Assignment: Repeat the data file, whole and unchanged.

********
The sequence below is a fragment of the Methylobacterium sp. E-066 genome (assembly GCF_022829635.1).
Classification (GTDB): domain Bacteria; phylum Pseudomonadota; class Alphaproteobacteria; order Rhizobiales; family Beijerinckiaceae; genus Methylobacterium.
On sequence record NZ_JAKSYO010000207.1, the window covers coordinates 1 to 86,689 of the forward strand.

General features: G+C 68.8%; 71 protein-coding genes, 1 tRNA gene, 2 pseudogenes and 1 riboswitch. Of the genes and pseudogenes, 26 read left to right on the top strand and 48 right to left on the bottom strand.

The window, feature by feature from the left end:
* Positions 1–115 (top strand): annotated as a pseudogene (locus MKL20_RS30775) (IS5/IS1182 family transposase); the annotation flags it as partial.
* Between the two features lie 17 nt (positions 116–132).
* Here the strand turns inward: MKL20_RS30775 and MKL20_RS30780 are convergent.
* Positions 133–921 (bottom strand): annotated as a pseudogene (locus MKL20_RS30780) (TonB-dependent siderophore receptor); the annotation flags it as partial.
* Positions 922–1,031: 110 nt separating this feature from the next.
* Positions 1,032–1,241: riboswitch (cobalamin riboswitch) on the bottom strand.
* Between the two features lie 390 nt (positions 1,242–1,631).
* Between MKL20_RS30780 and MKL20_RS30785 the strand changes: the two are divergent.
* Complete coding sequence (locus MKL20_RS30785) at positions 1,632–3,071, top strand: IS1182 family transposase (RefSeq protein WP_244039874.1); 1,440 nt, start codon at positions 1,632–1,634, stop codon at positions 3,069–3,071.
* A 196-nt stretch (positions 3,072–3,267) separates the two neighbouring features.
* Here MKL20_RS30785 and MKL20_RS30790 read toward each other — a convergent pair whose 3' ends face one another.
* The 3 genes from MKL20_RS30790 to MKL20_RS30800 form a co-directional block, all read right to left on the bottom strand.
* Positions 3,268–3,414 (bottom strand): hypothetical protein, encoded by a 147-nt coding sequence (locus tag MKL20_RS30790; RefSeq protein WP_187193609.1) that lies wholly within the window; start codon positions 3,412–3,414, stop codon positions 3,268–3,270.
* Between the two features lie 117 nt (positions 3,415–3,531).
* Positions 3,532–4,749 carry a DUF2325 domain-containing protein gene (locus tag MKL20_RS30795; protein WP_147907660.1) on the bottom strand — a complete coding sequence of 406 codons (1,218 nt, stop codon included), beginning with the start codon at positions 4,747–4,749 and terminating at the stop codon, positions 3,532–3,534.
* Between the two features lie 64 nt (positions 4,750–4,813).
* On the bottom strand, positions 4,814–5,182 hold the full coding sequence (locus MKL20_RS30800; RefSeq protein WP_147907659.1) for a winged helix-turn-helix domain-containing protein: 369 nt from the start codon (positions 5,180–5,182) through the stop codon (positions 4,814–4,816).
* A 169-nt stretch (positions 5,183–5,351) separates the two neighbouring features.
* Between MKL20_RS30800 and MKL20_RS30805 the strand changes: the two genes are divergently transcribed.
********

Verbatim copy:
The sequence below is a fragment of the Methylobacterium sp. E-066 genome (assembly GCF_022829635.1).
Classification (GTDB): domain Bacteria; phylum Pseudomonadota; class Alphaproteobacteria; order Rhizobiales; family Beijerinckiaceae; genus Methylobacterium.
On sequence record NZ_JAKSYO010000207.1, the window covers coordinates 1 to 86,689 of the forward strand.

General features: G+C 68.8%; 71 protein-coding genes, 1 tRNA gene, 2 pseudogenes and 1 riboswitch. Of the genes and pseudogenes, 26 read left to right on the top strand and 48 right to left on the bottom strand.

The window, feature by feature from the left end:
* Positions 1–115 (top strand): annotated as a pseudogene (locus MKL20_RS30775) (IS5/IS1182 family transposase); the annotation flags it as partial.
* Between the two features lie 17 nt (positions 116–132).
* Here the strand turns inward: MKL20_RS30775 and MKL20_RS30780 are convergent.
* Positions 133–921 (bottom strand): annotated as a pseudogene (locus MKL20_RS30780) (TonB-dependent siderophore receptor); the annotation flags it as partial.
* Positions 922–1,031: 110 nt separating this feature from the next.
* Positions 1,032–1,241: riboswitch (cobalamin riboswitch) on the bottom strand.
* Between the two features lie 390 nt (positions 1,242–1,631).
* Between MKL20_RS30780 and MKL20_RS30785 the strand changes: the two are divergent.
* Complete coding sequence (locus MKL20_RS30785) at positions 1,632–3,071, top strand: IS1182 family transposase (RefSeq protein WP_244039874.1); 1,440 nt, start codon at positions 1,632–1,634, stop codon at positions 3,069–3,071.
* A 196-nt stretch (positions 3,072–3,267) separates the two neighbouring features.
* Here MKL20_RS30785 and MKL20_RS30790 read toward each other — a convergent pair whose 3' ends face one another.
* The 3 genes from MKL20_RS30790 to MKL20_RS30800 form a co-directional block, all read right to left on the bottom strand.
* Positions 3,268–3,414 (bottom strand): hypothetical protein, encoded by a 147-nt coding sequence (locus tag MKL20_RS30790; RefSeq protein WP_187193609.1) that lies wholly within the window; start codon positions 3,412–3,414, stop codon positions 3,268–3,270.
* Between the two features lie 117 nt (positions 3,415–3,531).
* Positions 3,532–4,749 carry a DUF2325 domain-containing protein gene (locus tag MKL20_RS30795; protein WP_147907660.1) on the bottom strand — a complete coding sequence of 406 codons (1,218 nt, stop codon included), beginning with the start codon at positions 4,747–4,749 and terminating at the stop codon, positions 3,532–3,534.
* Between the two features lie 64 nt (positions 4,750–4,813).
* On the bottom strand, positions 4,814–5,182 hold the full coding sequence (locus MKL20_RS30800; RefSeq protein WP_147907659.1) for a winged helix-turn-helix domain-containing protein: 369 nt from the start codon (positions 5,180–5,182) through the stop codon (positions 4,814–4,816).
* A 169-nt stretch (positions 5,183–5,351) separates the two neighbouring features.
* Between MKL20_RS30800 and MKL20_RS30805 the strand changes: the two genes are divergently transcribed.